Oz, Final Day: The Blue Mountains

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July 21, 2010 by 8junebugs

Let’s try something different:

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On our last day, we took the train to meet Sportik and Kristie for a day in the Blue Mountains. This was probably the one thing on Graham’s must-do list for Australia, as he likes really old rocks. As old rocks go, we weren’t really on the right side of the country for a full tour…so we’ll just have to go back.

It was a gorgeous, crisp fall day requiring several layers of clothing. We spent a while up by the Three Sisters, where we found little information about the Three Sisters in general — the tourist stuff just said they were “important to Aborigines.” What Wikipedia says:

The commonly told legend of the Three Sisters is that three sisters fell in love with three men from a neighbouring tribe, but marriage was forbidden by tribal law. Battle ensued, and the sisters were turned to stone by an elder to protect them, but he was killed in the fighting and no one else could turn them back. This legend is claimed to be an Indigenous Australian Dreamtime legend.[1]

However, Dr Martin Thomas, in his work “The artificial horizon: imagining the Blue Mountains”[2], clearly shows that the “aboriginal” legend is a fabrication created by a non-Aboriginal local Katoomba identity, Mel Ward, presumably to add interest to a local landmark. The story originated in the late 1920s or early 1930s and is unknown prior to that date.

The Aboriginal traditional owners, the Gundungurra, have a legend that includes the Sisters rock formation. They are currently developing a website which will include these traditional stories.

They’re stunning, that’s for sure. I definitely want to hear the real legends, though… I was gripped by the bit of Bill Bryson’s book that covered, sort of, relations between Aborigines and everyone else. It’s on my list of “Things I want to know more about.”

After a stroll around the lookout and a picnic on a giant square bench, we checked out Katoomba proper. The ladies took us to a cute little chocolate shop, and we grabbed a drink at the Carrington Hotel, which is a drastic contrast to the mountain town it sits in. Katoomba reminded me a little of Vermont with its eclectic little shops and cafes and relaxed atmosphere. Carrington Hotel is of elegant, old-fashioned British design. The juxtaposition is jarring and reminded me that Australia remains connected to the British monarchy, even though it has full independence and governs itself.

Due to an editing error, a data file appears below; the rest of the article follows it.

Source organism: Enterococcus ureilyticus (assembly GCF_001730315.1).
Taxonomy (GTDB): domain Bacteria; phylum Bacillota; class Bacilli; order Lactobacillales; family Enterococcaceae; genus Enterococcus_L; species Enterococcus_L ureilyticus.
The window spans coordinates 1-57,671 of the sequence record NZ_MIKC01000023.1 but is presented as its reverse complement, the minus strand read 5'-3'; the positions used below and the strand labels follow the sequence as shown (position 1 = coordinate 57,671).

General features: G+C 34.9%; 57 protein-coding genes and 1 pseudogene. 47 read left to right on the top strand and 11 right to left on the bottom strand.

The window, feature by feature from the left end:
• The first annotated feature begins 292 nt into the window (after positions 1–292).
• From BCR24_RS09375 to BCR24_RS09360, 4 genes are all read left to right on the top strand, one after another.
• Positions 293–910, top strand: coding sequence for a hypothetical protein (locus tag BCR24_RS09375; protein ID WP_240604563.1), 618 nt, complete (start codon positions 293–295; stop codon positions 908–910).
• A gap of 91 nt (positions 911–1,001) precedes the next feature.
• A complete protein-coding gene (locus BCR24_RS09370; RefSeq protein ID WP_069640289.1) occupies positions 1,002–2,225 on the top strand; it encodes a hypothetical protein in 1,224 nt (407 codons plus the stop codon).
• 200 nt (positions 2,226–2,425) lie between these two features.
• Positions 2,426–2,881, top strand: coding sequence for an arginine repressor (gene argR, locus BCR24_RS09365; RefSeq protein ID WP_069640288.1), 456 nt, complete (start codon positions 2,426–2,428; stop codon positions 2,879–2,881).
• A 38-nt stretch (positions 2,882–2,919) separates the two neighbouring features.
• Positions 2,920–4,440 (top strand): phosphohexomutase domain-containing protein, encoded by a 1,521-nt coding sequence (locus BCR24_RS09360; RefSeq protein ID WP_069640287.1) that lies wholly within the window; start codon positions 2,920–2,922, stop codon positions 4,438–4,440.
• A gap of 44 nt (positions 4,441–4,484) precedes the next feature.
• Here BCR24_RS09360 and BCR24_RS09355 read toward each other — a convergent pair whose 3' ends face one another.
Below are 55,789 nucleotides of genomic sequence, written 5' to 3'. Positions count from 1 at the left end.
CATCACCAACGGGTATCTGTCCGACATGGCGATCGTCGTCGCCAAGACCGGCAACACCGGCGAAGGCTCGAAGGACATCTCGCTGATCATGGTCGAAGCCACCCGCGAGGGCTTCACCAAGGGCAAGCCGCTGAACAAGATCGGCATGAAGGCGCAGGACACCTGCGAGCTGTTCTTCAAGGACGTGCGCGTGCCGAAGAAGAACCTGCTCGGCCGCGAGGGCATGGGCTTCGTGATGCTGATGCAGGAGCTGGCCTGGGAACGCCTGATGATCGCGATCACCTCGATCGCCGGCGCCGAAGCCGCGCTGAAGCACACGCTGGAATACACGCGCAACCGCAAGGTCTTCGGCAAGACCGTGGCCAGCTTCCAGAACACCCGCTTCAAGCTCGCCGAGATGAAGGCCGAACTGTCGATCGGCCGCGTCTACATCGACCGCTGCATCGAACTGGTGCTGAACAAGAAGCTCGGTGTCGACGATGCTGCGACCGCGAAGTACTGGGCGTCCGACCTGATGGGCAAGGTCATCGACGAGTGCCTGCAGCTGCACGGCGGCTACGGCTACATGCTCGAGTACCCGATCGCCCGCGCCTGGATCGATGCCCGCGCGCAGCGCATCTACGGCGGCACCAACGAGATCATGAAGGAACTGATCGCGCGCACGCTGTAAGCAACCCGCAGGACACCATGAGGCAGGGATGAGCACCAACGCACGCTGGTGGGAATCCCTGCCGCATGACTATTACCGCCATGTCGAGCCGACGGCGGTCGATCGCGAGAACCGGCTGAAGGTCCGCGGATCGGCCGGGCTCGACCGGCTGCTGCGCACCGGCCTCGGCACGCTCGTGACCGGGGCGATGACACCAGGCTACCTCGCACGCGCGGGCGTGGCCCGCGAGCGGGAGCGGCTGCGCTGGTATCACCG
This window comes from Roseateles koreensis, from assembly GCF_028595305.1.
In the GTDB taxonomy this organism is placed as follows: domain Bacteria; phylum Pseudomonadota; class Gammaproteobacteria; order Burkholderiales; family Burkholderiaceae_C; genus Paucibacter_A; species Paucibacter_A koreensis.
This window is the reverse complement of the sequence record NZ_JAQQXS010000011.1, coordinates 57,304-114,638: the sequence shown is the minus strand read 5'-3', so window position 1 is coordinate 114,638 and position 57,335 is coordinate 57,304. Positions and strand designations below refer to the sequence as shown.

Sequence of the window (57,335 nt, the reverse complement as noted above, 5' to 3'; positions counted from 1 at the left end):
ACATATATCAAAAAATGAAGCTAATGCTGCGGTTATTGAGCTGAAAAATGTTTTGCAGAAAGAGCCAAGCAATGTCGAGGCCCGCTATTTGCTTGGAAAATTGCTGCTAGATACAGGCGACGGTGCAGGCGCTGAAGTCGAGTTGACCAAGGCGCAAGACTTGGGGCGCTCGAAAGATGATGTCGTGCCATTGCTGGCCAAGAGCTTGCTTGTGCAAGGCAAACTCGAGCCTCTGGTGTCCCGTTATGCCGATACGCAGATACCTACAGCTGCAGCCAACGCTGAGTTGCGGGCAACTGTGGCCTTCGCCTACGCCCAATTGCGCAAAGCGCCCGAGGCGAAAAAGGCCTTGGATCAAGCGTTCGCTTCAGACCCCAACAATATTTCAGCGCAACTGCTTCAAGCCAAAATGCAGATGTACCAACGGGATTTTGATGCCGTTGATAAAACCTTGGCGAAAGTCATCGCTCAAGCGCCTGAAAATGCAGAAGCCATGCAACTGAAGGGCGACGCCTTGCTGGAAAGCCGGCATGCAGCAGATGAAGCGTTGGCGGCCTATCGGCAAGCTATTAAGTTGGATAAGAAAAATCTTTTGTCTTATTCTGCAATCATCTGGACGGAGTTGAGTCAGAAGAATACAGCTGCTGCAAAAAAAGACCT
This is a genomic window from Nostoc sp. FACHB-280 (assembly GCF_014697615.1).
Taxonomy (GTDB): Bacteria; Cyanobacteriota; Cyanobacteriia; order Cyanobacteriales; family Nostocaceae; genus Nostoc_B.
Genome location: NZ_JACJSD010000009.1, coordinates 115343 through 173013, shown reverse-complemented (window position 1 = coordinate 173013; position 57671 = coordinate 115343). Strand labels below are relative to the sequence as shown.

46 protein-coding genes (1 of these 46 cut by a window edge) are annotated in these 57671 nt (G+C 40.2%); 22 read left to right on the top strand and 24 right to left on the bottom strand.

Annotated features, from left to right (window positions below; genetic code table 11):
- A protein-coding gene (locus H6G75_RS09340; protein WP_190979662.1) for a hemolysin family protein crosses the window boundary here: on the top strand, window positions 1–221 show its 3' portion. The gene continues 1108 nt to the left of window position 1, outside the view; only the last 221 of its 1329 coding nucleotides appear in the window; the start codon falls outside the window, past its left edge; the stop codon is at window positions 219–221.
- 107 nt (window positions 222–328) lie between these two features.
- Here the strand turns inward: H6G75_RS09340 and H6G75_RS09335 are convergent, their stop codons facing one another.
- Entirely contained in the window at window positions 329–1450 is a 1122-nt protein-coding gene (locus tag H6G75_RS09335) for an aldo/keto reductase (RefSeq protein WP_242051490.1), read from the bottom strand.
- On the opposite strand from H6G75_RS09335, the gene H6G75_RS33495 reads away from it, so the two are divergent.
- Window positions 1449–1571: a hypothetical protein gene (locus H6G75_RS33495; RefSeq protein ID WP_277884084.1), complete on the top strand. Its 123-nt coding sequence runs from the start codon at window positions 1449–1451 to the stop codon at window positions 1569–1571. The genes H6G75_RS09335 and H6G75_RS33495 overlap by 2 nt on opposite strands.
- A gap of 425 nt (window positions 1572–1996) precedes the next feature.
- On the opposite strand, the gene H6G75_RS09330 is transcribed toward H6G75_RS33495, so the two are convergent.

While in Katoomba, I bought a copy of The Girl Who Kicked the Hornet’s Nest, which had not yet been released in the States. It was a difference of MAYBE a week, but I did it. Because I could.

Kristie’s sister lives not far from Katoomba, and she and her kids graciously hosted us for the afternoon, complete with cake and coffee. Her oldest, Tim, told us about the kinds of spiders and birds and other critters they typically find in their yard. While we were there, the skies finally opened up and we watched hail bounce off the deck. This, we learned, was Sportik’s fault. It always storms when she goes to the mountains. This time, it was just more conveniently scheduled.

After a stop back at Kristie and Sportik’s we headedback  into the city for a delicious dinner at a pub MUCH more hip than the one we’d been hitting by our hotel. The food was delicious, which no longer surprised me. We learned later what a small town Sydney really is — Kate, another American friend we’d met at the wedding and hung out with at the barbecue, was there at the same time, and we had no idea! But there was sport on the TV, so there was a lot of noise and distraction.

It was tough saying goodbye after dinner. The thing is, Sportik’s one of those friends that you don’t have to see every week to love. You don’t have to, but…you kind of want to. And it turns out she married another person with the same quality. That’s what hit me as we hugged her and Kristie — these are women you want to have around for a dinner party or a quick drink after work, and we had (and still have) no idea when we’ll see them again. It’ll be a couple of years, at least. That’s just…logic. They’re on the other side of the world, after all.

Boo. Thank god for Facebook and Skype, I guess.

Once back at the hotel, we began packing up so we wouldn’t have to race around in the morning. We had barely enough energy left to drink the wine we’d picked up in Katoomba, but we managed it.

(Next up: Duty-freeeeeee, Hawaii, and little Jack Tipton. A travel day doesn’t normally deserve a post of its own, but this one does.)


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